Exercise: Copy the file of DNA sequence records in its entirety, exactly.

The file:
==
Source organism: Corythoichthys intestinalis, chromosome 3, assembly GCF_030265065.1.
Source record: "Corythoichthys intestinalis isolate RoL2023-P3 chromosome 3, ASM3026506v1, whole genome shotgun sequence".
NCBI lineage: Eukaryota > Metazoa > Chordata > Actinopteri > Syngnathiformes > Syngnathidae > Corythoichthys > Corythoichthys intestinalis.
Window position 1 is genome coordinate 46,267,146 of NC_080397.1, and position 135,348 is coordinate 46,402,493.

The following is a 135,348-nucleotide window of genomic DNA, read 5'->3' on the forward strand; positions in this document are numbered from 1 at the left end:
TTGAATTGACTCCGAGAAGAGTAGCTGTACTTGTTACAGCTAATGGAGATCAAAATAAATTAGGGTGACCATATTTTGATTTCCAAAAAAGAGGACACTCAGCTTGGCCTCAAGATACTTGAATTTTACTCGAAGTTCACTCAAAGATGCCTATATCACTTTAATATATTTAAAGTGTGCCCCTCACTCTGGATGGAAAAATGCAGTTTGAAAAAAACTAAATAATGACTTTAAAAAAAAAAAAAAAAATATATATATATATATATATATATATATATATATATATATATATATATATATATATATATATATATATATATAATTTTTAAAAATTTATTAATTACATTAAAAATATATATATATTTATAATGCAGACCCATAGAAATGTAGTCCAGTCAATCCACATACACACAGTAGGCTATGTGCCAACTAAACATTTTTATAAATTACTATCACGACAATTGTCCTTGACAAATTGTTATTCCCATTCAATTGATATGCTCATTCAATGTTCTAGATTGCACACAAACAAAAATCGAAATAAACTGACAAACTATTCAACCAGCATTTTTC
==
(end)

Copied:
Source organism: Corythoichthys intestinalis, chromosome 3, assembly GCF_030265065.1.
Source record: "Corythoichthys intestinalis isolate RoL2023-P3 chromosome 3, ASM3026506v1, whole genome shotgun sequence".
NCBI lineage: Eukaryota > Metazoa > Chordata > Actinopteri > Syngnathiformes > Syngnathidae > Corythoichthys > Corythoichthys intestinalis.
Window position 1 is genome coordinate 46,267,146 of NC_080397.1, and position 135,348 is coordinate 46,402,493.

The following is a 135,348-nucleotide window of genomic DNA, read 5'->3' on the forward strand; positions in this document are numbered from 1 at the left end:
TTGAATTGACTCCGAGAAGAGTAGCTGTACTTGTTACAGCTAATGGAGATCAAAATAAATTAGGGTGACCATATTTTGATTTCCAAAAAAGAGGACACTCAGCTTGGCCTCAAGATACTTGAATTTTACTCGAAGTTCACTCAAAGATGCCTATATCACTTTAATATATTTAAAGTGTGCCCCTCACTCTGGATGGAAAAATGCAGTTTGAAAAAAACTAAATAATGACTTTAAAAAAAAAAAAAAAAATATATATATATATATATATATATATATATATATATATATATATATATATATATATATATATATATATATATAATTTTTAAAAATTTATTAATTACATTAAAAATATATATATATTTATAATGCAGACCCATAGAAATGTAGTCCAGTCAATCCACATACACACAGTAGGCTATGTGCCAACTAAACATTTTTATAAATTACTATCACGACAATTGTCCTTGACAAATTGTTATTCCCATTCAATTGATATGCTCATTCAATGTTCTAGATTGCACACAAACAAAAATCGAAATAAACTGACAAACTATTCAACCAGCATTTTTC